Using Nmap to detect the Arucer (ie, Energizer) Trojan


I don’t usually write two posts in one day, but today is a special occasion! I was reading my news feeds (well, my co-op student (ie, intern) was – I was doing paperwork), and noticed a story about a remote backdoor being included with the Energizer UsbCharger software</a>. Too funny! This Trojan listens for commands on port 7777. US-CERT’s alert contains some Snort signatures that’ll detect it for you, but only if somebody’s using it. If you want to actively detect infections, you’ll need to use a scanner; as always, Nmap to the rescue! I spent the morning, along with my co-op student, reverse engineering enough of this Trojan to write an Nmap signature for it.

To detect this Trojan, you’ll either need the latest build of Nmap (as of today), or to download the new nmap-service-probes file. Then, simply run a version scan against port 7777 (see below).

Option 1: latest build

If you are using Linux, I suggest simply checking out the latest SVN version of Nmap:

$ svn co --username=guest --password="" svn:// ./nmap-svn
$ cd nmap-svn
$ ./configure && make
$ make install

Option 2: update nmap-service-probes

First, find the file on your system called nmap-service-probes. On Windows, it’ll likely be in c:\Program Files\Nmap. On Linux, check /usr/share/nmap and /usr/local/share/nmap. When you find it, replace it with the latest version from Nmap’s site:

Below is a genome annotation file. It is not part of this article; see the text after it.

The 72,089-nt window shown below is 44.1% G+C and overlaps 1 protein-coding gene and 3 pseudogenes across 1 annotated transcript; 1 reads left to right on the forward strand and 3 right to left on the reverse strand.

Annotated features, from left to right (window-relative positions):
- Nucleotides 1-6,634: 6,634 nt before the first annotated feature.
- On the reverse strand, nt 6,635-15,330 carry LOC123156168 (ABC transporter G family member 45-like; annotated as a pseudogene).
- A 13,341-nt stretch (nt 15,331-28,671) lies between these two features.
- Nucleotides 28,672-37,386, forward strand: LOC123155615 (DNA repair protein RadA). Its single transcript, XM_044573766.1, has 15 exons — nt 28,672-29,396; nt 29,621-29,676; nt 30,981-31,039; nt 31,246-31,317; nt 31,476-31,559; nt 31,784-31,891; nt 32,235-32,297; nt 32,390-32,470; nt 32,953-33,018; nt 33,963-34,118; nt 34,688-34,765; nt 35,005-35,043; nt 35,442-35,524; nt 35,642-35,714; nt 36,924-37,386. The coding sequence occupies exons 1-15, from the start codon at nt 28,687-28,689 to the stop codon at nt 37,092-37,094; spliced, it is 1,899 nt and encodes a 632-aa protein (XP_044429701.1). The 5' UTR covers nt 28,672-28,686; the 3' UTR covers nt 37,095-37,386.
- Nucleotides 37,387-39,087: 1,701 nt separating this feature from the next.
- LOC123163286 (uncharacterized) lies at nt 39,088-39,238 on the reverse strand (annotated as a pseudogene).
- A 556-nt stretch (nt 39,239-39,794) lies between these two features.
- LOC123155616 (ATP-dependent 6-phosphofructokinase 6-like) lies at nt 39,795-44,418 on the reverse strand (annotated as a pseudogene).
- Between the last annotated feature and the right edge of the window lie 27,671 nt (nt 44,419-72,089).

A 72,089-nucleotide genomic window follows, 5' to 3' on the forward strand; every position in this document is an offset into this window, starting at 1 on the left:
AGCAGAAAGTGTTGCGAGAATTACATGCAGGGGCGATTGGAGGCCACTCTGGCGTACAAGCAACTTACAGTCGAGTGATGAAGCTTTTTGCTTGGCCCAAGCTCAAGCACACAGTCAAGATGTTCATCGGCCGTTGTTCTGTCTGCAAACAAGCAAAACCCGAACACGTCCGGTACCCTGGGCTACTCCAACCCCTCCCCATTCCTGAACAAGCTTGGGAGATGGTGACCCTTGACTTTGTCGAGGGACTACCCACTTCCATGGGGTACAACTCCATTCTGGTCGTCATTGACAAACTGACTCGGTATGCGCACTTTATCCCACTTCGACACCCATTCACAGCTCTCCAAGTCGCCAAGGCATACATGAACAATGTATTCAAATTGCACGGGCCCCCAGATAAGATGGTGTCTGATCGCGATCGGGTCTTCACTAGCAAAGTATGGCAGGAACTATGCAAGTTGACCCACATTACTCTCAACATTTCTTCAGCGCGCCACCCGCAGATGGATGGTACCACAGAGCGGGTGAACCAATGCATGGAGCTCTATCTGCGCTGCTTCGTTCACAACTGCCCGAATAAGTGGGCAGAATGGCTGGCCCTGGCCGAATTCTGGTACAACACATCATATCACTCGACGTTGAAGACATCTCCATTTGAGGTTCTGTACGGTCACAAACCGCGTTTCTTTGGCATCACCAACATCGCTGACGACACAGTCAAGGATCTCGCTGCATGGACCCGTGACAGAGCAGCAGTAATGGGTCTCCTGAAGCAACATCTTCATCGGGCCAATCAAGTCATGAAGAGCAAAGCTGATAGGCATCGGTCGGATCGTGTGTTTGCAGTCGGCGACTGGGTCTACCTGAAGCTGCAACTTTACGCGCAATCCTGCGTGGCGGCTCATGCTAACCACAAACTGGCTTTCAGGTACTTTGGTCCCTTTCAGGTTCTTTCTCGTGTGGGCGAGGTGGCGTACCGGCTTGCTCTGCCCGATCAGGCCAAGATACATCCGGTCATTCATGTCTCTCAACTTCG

Perform the scan

Since it’s implemented as a simple version probe, all you have to do is scan port 7777 with the version scan option (-sV):

nmap -sV -p7777 <target>

If you’re infected, you’ll see the following output:

$ nmap -sV -p7777

Starting Nmap 5.21 ( ) at 2010-03-08 12:39 CST
Nmap scan report for
Host is up (0.0031s latency).
7777/tcp open  arucer  Arucer backdoor (**BACKDOOR**)
Service Info: OS: Windows


This technique isn’t 100% reliable (because of the Trojan, not because of me!). I’ve found that the service occasionally goes into an infinite loop trying to receive data, and sometimes it’ll disconnect you right away (showing up as tcpwrapped). So, use caution, and ensure you have up to date virus signatures!


This was actually a fun executable to reverse engineer. It’s pretty simple, and isn’t packed, so it’s a good “my first malware” type of executable. If anybody is interested in more information about it, let me know and I’ll see if I can do up a tutorial on how I made this signature! My email address is at the right, and my Twitter account is iagox86. Drop me a line!

UPDATE: Looks like Metasploit has a payload to take advantage of this vulnerability. Sweet! Find the hosts with Nmap, exploit with Metasploit. Win!


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